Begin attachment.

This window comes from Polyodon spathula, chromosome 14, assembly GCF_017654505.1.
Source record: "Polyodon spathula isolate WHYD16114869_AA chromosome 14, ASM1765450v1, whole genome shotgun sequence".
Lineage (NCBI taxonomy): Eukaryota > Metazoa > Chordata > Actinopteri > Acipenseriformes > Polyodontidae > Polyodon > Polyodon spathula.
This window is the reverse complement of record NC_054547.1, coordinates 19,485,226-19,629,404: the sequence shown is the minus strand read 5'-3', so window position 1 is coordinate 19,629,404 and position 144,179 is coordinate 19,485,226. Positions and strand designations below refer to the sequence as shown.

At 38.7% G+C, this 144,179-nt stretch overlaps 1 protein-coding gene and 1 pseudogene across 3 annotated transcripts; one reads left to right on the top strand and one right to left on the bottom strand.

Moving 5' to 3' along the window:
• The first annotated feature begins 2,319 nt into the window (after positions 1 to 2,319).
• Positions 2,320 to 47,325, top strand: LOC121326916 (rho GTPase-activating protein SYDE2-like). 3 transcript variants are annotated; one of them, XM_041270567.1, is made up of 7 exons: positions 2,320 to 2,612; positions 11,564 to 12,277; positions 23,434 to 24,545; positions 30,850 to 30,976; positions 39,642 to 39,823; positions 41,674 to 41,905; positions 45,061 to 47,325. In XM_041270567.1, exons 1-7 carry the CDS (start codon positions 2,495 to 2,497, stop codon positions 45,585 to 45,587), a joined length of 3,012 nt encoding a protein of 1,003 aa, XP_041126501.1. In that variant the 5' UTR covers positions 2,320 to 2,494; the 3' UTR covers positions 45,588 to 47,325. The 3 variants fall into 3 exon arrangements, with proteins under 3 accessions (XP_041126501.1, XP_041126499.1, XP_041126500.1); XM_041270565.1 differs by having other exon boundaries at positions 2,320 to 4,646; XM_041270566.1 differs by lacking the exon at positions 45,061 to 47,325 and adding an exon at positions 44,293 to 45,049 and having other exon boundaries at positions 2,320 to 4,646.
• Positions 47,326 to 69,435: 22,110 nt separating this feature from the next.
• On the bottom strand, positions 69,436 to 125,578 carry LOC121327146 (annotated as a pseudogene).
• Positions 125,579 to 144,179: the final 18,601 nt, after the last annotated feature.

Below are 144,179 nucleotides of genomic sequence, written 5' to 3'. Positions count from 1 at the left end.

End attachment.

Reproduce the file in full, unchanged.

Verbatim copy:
This window comes from Polyodon spathula, chromosome 14, assembly GCF_017654505.1.
Source record: "Polyodon spathula isolate WHYD16114869_AA chromosome 14, ASM1765450v1, whole genome shotgun sequence".
Lineage (NCBI taxonomy): Eukaryota > Metazoa > Chordata > Actinopteri > Acipenseriformes > Polyodontidae > Polyodon > Polyodon spathula.
This window is the reverse complement of record NC_054547.1, coordinates 19,485,226-19,629,404: the sequence shown is the minus strand read 5'-3', so window position 1 is coordinate 19,629,404 and position 144,179 is coordinate 19,485,226. Positions and strand designations below refer to the sequence as shown.

At 38.7% G+C, this 144,179-nt stretch overlaps 1 protein-coding gene and 1 pseudogene across 3 annotated transcripts; one reads left to right on the top strand and one right to left on the bottom strand.

Moving 5' to 3' along the window:
• The first annotated feature begins 2,319 nt into the window (after positions 1 to 2,319).
• Positions 2,320 to 47,325, top strand: LOC121326916 (rho GTPase-activating protein SYDE2-like). 3 transcript variants are annotated; one of them, XM_041270567.1, is made up of 7 exons: positions 2,320 to 2,612; positions 11,564 to 12,277; positions 23,434 to 24,545; positions 30,850 to 30,976; positions 39,642 to 39,823; positions 41,674 to 41,905; positions 45,061 to 47,325. In XM_041270567.1, exons 1-7 carry the CDS (start codon positions 2,495 to 2,497, stop codon positions 45,585 to 45,587), a joined length of 3,012 nt encoding a protein of 1,003 aa, XP_041126501.1. In that variant the 5' UTR covers positions 2,320 to 2,494; the 3' UTR covers positions 45,588 to 47,325. The 3 variants fall into 3 exon arrangements, with proteins under 3 accessions (XP_041126501.1, XP_041126499.1, XP_041126500.1); XM_041270565.1 differs by having other exon boundaries at positions 2,320 to 4,646; XM_041270566.1 differs by lacking the exon at positions 45,061 to 47,325 and adding an exon at positions 44,293 to 45,049 and having other exon boundaries at positions 2,320 to 4,646.
• Positions 47,326 to 69,435: 22,110 nt separating this feature from the next.
• On the bottom strand, positions 69,436 to 125,578 carry LOC121327146 (annotated as a pseudogene).
• Positions 125,579 to 144,179: the final 18,601 nt, after the last annotated feature.

Below are 144,179 nucleotides of genomic sequence, written 5' to 3'. Positions count from 1 at the left end.